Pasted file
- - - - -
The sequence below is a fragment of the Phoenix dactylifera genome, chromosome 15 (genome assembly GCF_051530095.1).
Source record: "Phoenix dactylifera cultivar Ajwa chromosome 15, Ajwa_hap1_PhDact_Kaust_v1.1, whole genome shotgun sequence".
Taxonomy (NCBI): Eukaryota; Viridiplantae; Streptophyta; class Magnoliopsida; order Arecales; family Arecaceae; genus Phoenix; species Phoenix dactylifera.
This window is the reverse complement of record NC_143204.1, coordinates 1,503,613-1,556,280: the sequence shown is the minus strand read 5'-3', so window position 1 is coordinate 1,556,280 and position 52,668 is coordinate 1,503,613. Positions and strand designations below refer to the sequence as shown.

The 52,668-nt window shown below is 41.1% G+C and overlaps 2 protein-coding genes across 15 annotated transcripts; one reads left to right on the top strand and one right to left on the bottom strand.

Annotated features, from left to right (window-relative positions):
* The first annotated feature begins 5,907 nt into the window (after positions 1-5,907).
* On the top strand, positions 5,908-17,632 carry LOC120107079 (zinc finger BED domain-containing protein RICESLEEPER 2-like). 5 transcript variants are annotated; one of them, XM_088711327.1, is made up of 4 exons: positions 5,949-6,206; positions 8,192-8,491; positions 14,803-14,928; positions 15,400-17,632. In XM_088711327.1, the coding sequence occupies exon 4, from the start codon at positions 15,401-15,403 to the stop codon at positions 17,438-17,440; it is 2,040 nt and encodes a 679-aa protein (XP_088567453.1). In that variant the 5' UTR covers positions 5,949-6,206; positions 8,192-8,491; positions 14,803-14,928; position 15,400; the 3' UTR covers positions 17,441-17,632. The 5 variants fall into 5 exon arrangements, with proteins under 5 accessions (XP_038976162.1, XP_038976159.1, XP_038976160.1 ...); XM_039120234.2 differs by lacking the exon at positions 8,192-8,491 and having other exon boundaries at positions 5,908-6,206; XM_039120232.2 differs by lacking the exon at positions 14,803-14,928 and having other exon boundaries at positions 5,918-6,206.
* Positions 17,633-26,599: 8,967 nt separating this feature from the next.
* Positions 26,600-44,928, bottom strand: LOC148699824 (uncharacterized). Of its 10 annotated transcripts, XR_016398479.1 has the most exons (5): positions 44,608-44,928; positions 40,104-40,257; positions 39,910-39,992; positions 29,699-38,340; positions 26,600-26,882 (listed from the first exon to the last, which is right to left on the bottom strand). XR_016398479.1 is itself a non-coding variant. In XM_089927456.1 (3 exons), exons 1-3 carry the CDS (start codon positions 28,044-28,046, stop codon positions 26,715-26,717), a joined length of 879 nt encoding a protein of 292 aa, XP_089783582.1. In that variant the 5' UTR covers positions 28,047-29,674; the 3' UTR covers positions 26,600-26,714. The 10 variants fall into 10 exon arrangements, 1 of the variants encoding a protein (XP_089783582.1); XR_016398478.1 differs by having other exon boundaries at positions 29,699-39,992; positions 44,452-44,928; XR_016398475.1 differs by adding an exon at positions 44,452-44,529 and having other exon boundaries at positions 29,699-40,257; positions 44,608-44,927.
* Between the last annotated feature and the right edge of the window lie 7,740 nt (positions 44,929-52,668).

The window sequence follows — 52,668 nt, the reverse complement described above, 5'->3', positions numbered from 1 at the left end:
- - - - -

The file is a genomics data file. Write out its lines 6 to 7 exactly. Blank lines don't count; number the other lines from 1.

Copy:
Annotated features, from left to right (window-relative positions):
* The first annotated feature begins 5,907 nt into the window (after positions 1-5,907).